artic ataxic

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artic ataxic
2013-10-14 18:51:02
artic ataxic

artic ataxic dysarthria
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  1. ataxic dysarthria is caused by damage to
    cerebellum or neural pathway that connect it to the CNS
  2. ataxic means
    widespread in-coordination, out of order
  3. speech errors primarily with ataxic
    articulation and prosodic
  4. voice quality with ataxic
    harsh, monotonous pitch and volume
  5. prosody with ataxic is
    reduced to unnatural stress
  6. speech of those with ataxic is
    • unsteady, slurred, dragging and blurred
    • likened to drunken speech
  7. cerebellum primary function
    coordinate timing and force of muscular contractions
  8. what processes sensory information from all over the body and integrates it into execution of movement
  9. the cerebellum is attached to the brainstem T or F?
  10. the cerebellum is attached to the brainstem and communicates with the rest of the CNS through neural tracts called
    cerebellar peduncles
  11. by exchanging information through the cerebellar peduncles, the cerebellum is able to
    monitor ongoing movements and comminicate with the cortex concerning planned upcoming movements
  12. the cerebellar peduncle tracts:
    inferior, middle, superior
  13. this peduncle allows the cerebellum to receive sensory info from the entire body about position of body parts. This vast amount of sensory info lets cerebellum know body positions before, during and after movement
  14. the largest peduncle
  15. this tract connects the cerebellum to the cortex
    middle peduncle
  16. this tract receives preliminary info from the cortex regarding planned movements
  17. it is thought that the _______ peduncle recieves rough preliminary motor impluses via the cotex and sends them to the cerebellum to be coordinated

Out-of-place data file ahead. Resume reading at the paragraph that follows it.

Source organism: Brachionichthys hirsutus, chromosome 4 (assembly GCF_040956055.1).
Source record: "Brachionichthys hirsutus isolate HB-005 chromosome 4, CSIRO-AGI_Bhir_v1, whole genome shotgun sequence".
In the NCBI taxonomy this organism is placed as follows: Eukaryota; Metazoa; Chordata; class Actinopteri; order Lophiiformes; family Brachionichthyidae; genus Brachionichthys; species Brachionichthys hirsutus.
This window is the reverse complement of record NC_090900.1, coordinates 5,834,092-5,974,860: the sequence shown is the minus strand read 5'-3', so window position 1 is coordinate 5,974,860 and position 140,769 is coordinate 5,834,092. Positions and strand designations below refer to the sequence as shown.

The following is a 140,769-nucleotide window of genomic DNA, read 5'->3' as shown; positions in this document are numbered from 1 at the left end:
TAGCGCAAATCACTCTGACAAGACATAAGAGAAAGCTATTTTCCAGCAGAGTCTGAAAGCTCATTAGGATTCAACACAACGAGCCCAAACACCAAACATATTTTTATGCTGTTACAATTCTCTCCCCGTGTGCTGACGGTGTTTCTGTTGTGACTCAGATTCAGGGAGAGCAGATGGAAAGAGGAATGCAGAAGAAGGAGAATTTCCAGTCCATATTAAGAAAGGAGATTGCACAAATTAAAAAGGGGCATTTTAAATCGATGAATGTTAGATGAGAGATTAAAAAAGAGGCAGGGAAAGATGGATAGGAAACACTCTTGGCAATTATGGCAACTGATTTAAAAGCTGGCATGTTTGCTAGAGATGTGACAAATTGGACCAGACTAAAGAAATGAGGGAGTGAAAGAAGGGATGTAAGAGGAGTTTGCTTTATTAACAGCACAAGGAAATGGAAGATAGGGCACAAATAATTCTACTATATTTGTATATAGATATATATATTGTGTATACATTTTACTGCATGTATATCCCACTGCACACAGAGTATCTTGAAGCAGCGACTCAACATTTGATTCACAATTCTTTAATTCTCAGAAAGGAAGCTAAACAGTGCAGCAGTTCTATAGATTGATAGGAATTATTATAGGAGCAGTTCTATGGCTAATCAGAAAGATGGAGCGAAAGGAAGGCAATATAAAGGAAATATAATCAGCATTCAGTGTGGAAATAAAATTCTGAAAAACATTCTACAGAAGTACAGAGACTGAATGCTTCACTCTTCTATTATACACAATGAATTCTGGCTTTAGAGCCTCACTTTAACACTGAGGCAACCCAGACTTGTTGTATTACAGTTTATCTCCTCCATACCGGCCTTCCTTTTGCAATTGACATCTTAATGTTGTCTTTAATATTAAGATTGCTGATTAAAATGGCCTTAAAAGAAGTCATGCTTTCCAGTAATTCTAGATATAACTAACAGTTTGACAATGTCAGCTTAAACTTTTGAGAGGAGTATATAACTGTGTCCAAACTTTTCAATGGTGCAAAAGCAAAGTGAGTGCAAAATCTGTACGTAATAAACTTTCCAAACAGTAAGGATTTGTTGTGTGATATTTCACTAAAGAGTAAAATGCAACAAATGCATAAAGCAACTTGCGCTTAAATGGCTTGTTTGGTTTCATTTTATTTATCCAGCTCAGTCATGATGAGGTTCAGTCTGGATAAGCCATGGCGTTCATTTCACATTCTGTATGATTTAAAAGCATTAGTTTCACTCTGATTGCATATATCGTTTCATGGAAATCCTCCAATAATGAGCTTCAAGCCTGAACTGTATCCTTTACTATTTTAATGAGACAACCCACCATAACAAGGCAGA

18. this peduncle is the cerebellum's main output channel to the rest of the CNS
  19. it is through this that the cerebellum sends its processed motor impulses to the motor areas of the cortex
  20. the entire corticocerebellar control circuit
    starts in the cortex, courses down thru cerebellum thru middle peduncle which exit the cerebellum thru the superior peduncle and travel back up to the cortex after passing thru thalamus 
  21. there are other tracts coursing out of the superior peduncle that connect the cerebellum to the
    extrapyramidal system
  22. the precise nature of cerebellum's influnce on speech is very clear?
    NO, unlcear
  23. probable ways the cerebellum affects speech:
    • corticocerebellar control unit
    • planned motor movements for speech are sent from cortex to cerebellum which refines and coordinates
  24. cerebellum probably coordinates speech by:
    • sensory info about the positions and conditions of the articulators
    • prior practice on what skilled target movements should be
  25. one way the cerebellum may influence speech movements is thru connections with the:
    extrapyramidal system
  26. movement deficits of timing, force, range and directions due to cerebellar damage is:
    cerebellar ataxia
  27. those with cerebellar ataxia gait:
    wide, staggering gait, looks like about to fall
  28. This degenerative disease has a late onset:

    How does one develop it?
    Autosomal Dominant cerebellar Ataxia of Late Onset

  29. what is the prognosis of Autosomal Dominant Ataxia Late Onset?
    poor, death within a few years after symptoms